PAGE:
Metal Package Design Increasing in Popularity

Cans, tins and even aluminum bottles are tackling new challenges in brand-building and functionality.

By Kate Bertrand Connolly, Packaging Editor

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Metal packaging is on a roll. Some brand owners are coming out with structural features that improve their package's convenience, portability or product delivery. Others are opting for package shapes that not only improve functionality but also reinforce the brand.

"Metal packaging is increasingly popular among our olive oil customers because it offers exceptional design opportunities," says Véronique Curulla, marketing director, Crown Aerosols and Speciality Packaging Europe, part of Crown Holdings Inc., Philadelphia. Design options include package structures as well as graphics.

Crown currently supplies tinplate (tin-coated steel) packaging to several olive oil companies, including La Organic, Merula and Hacienda Queiles, all based in Spain, and Prince Albert Olives, which is in South Africa.

Tins in a broad range of shapes, diameters and heights are available for these kinds of products, but "typically, olive oil brands select either cylindrical or oblong packaging formats," Curulla says. "We also have the ability to design irregularly shaped tins and to customize packaging with unique decorative finishes for a distinct look and feel on store shelves."

Metal packaging's product-protection features — its ability to safeguard products from light and oxygen — are attractive to processors of sensitive products like olive oil. And compared to glass, metal packaging is lighter to ship and resists breakage.

Tied with a bow

The desire for custom shapes isn't limited to food companies. Anheuser-Busch, St. Louis, made news earlier this year with it unique bowtie-shaped Budweiser can.

The can, which leverages the brand's bowtie logo, has a subtle hourglass shape that sets it apart from conventional aluminum beverage cans. Introduced in May, the bowtie can holds 11.3 oz. and features an 11-degree angle at its waistline. The package was developed to complement, not replace, the brand owner's 12-oz. cans.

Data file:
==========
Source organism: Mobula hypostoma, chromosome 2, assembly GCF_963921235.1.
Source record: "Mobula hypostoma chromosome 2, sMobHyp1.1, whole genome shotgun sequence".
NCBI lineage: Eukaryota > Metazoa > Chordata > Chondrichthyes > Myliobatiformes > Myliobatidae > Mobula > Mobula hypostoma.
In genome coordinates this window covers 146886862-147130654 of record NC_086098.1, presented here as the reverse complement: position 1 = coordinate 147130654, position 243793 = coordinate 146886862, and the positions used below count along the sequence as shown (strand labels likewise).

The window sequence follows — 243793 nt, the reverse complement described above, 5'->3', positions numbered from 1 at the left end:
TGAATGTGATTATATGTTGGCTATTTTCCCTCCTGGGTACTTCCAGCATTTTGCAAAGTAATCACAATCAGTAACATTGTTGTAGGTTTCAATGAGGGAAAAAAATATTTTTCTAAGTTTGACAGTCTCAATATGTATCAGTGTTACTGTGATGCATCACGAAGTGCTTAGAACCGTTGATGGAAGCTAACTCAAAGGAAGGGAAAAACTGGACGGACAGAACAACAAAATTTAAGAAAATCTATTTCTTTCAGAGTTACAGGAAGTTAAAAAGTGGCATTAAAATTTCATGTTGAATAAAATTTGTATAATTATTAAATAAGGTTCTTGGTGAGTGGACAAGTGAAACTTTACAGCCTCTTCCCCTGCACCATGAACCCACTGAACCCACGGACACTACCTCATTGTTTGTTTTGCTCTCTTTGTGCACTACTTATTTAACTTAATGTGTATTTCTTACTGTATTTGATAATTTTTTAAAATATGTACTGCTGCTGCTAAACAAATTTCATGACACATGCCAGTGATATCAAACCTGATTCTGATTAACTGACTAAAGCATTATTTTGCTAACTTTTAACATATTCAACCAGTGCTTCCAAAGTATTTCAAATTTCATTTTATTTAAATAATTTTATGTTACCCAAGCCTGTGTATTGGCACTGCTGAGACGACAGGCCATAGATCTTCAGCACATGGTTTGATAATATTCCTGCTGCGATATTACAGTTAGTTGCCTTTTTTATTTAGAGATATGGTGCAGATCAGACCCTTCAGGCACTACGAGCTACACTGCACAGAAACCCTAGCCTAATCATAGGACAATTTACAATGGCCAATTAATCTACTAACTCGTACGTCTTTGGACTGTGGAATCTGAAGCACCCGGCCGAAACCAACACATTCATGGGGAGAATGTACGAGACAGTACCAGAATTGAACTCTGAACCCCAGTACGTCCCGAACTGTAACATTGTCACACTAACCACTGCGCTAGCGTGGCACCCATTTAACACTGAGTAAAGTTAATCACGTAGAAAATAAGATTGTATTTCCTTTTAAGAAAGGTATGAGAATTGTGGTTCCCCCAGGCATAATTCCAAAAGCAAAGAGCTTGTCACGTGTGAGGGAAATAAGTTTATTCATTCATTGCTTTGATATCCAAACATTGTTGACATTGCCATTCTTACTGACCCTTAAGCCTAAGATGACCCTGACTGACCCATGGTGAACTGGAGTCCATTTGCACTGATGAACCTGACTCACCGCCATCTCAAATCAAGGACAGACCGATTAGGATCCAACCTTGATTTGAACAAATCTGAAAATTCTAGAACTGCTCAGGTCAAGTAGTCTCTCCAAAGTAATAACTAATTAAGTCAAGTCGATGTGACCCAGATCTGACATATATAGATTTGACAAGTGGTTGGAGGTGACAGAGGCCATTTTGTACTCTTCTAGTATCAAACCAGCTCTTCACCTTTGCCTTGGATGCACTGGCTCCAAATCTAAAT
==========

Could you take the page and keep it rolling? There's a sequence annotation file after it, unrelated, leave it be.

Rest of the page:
"The goal at launch was to drive trial, which we call reappraisal, to get people to reconsider … putting Budweiser back in their [brand] set," says Pat McGauley, vice president of innovation for Anheuser-Busch.

Twenty-something consumers were a particular focus for the new can. "Millennials are more open to trying new things, and they have more brands in their overall set. They're much more open to change," McGauley says. "They're open to trial of new products, so it was a way to drive reappraisal with new, legal-drinking-age beer consumers … [and if they] haven't had a Budweiser, give them a reason."

He adds, "Females like [the bowtie can] because it's shapely. Males like it because it fits in their hand nicely. So it wasn't gender-biased at all. It ended up being very co-ed, and again, addressing what millennials are looking for."

The idea of using the can's shape to embody the Budweiser logo is part of Anheuser-Busch's long-term plan for the brand. McGauley envisions a future when consumers, if shown an all-white version of the bowtie can, will know the brand. He explains: "We're working to build what we call ‘structural integrity' where, just from looking at the shape, you know it's Budweiser."

The bowtie cans are produced at the Newburgh, N.Y., plant of Metal Container Corp., a subsidiary of Anheuser-Busch Packaging Group, using custom-made equipment. Shaping the cans takes 16 steps, and each can requires twice as much aluminum as a standard beer can.

Vents aplenty

Other beer brand owners also are making structural changes to their cans, specifically the can ends, to improve consumer satisfaction. Several have developed can ends with venting features that eliminate glugs while pouring.

Ball Corp., Broomfield, Colo., has worked closely with Chicago-based MillerCoors LLC on venting designs. "We had the Punch Top end, which is on Miller Lite," says Jared Brody, Ball's marketing and innovation manager for North America. "You basically just punch a hole in the top [of the can], and it helps to smooth out the pour." The can, which launched in 2012, incorporates a small, punchable vent tab.

Several years earlier, Ball had developed the SmoothPour Vented Wide Mouth can end for Coors Light. "That technology uses vent tubes, so it allows air in as the beer is being poured, and again, the goal there is to smooth out the pour," Brody says.

Ball recently built upon the SmoothPour technology to develop a double-vented, wide-mouthed can end. The feature is part of "The World's Most Refreshing Can" from Coors Light, which launched this May. The can also sports thermochromic, dual-stage cold indicators ("Cold" and "Super Cold"), the brand's Frost Brew liner and cold-activated mountain graphics.

Also this summer, for the Canadian market, Molson Coors Canada, Toronto, introduced its Vented End on cans of Coors Light and Molson Canadian. Molson Coors Canada developed this can end in conjunction with Crown, Cork & Seal, Philadelphia.

Molson Coors Canada's Vented End is engineered to make the pull-tab work not only in the conventional way but also as a tool to create a vent. The consumer opens the can as usual and then turns the red pull-tab so it's directly over the vent button. Pressing down on the tab, when it's in this position, opens an airway.

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